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    2. Thank you for the little push I needed. I am going to do that over the holiday break. I agree, I am the same way. I have purchased so many books with the intention of reading them, that there are several I have yet to get to. I am going to dig them out and photograph them!! I think it is great idea. I finally have the time to get back to my writing too and will work on posting that as well.

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  2. I can relate so much to what you've written here...I have collections of my favorite poems, but to anyone but me there would seem to be no rhyme or reason as to why I picked them - from Updike to Walker to Dickinson to, yes, Thomas!

    As for reading poetry atrociously, I don't think that's possible! Poetry is written in so many different forms - why can't it be read in different ways, as well?

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    1. It is funny what sticks and when. This summer I came across a poetry book that I have had for years and years and years. I'd never really got into it, but it was a slim volume so I kept it. I ideally flicked through it - it was brilliant!!
      Haha! You are, of course, absolutely right about reading poetry. Perhaps I should have said 'not the way I was taught to at school'!! :))

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  3. I loved reading this, because Thomas' words often come into my mind, too. (Lines from the wonderful Fern Hill, especially) I used to live in Swansea and often thought about his poetry and inspiration. A truly remarkable talent.
    Although I have a Kindle now, I never think about putting poetry on it. I think I will always have to read poetry from a book.

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    1. Ah, Fern Hill is one of those that has become part of me too - "Now when I was young and easy under the apple boughs about the lilting house and as happy as the grass was green".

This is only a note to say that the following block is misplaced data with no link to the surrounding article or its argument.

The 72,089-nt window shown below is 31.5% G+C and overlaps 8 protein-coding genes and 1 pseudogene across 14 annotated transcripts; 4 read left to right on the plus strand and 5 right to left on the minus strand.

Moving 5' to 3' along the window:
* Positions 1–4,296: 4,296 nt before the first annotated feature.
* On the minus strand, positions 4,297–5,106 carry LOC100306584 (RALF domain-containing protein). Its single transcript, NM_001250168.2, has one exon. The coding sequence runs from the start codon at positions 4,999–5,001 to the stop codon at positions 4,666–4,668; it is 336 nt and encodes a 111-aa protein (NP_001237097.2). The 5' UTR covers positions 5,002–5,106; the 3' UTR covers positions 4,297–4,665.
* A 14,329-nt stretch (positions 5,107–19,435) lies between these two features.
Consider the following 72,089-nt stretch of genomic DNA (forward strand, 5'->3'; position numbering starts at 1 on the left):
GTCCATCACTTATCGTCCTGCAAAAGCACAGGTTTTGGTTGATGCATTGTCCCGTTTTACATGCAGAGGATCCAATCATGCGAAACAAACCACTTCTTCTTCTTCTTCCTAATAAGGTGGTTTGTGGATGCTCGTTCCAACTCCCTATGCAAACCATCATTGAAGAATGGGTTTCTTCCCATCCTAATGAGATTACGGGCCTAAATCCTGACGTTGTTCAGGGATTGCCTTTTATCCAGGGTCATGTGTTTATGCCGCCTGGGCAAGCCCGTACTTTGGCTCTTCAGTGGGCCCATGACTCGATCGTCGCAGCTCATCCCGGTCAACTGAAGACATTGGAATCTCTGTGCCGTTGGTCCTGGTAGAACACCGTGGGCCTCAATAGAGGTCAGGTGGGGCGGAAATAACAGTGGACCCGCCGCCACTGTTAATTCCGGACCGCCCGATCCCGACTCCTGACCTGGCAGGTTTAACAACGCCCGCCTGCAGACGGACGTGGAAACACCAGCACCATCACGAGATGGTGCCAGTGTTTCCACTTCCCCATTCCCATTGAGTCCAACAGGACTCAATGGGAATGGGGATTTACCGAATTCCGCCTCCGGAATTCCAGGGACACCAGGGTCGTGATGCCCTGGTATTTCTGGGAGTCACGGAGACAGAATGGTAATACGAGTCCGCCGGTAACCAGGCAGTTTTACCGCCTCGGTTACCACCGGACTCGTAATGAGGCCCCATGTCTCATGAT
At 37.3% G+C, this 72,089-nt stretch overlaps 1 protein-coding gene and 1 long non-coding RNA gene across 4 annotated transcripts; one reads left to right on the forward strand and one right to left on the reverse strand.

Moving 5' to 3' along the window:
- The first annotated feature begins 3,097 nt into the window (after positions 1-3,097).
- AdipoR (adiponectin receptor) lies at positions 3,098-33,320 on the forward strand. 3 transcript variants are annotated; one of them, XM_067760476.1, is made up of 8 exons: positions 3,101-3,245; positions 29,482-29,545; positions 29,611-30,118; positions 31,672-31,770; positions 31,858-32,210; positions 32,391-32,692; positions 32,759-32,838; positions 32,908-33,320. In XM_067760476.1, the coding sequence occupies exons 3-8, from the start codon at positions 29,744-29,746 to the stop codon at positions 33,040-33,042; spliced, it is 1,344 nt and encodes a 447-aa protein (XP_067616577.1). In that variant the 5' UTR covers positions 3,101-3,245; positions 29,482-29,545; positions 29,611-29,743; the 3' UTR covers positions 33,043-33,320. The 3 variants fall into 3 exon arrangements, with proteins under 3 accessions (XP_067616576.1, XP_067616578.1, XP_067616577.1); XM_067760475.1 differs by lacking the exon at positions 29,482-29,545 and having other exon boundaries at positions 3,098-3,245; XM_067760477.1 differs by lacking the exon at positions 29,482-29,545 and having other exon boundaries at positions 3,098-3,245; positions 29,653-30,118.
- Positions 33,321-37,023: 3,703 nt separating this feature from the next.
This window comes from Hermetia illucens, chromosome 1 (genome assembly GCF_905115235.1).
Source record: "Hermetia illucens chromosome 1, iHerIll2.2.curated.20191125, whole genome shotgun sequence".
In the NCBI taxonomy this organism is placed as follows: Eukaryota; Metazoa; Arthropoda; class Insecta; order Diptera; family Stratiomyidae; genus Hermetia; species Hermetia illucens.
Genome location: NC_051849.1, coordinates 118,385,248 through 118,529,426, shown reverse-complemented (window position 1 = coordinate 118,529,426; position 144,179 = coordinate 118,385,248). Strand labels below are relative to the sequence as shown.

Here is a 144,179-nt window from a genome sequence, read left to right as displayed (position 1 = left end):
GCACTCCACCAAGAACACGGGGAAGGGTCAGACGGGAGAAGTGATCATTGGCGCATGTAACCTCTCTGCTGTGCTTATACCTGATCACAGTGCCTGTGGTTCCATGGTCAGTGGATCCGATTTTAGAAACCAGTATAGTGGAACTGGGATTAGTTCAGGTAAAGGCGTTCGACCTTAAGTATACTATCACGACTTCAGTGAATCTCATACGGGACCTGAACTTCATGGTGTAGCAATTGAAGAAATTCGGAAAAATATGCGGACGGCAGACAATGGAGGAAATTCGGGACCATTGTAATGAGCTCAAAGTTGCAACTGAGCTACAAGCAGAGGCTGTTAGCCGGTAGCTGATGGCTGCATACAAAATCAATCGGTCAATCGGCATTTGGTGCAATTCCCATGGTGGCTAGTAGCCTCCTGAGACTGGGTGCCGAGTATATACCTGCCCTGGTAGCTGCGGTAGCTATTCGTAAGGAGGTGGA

Yes, I don't have a Kindle, but I understand completely. There is something organically whole about the words, their setting and the physicality of the book form.

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  4. What a wonderful piece. Loved your description of your father's "round laugh". Dyxlan Thomas would have liked that I think. He did not go "gentle into that dark night." A challenge to me not to seek only to stretch out the years.

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    1. Thank you Stephen.
      'Do not go gentle into that dark night' is one of those poems that I regularly struggle over. However, I like your reading of it, in the sense of not drifting into a bland decline.

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  5. It isn't my intention to drink myself to death! There are other ways to live life with passion.

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    1. Hahaha! The thought never crossed my mind, Stephen!!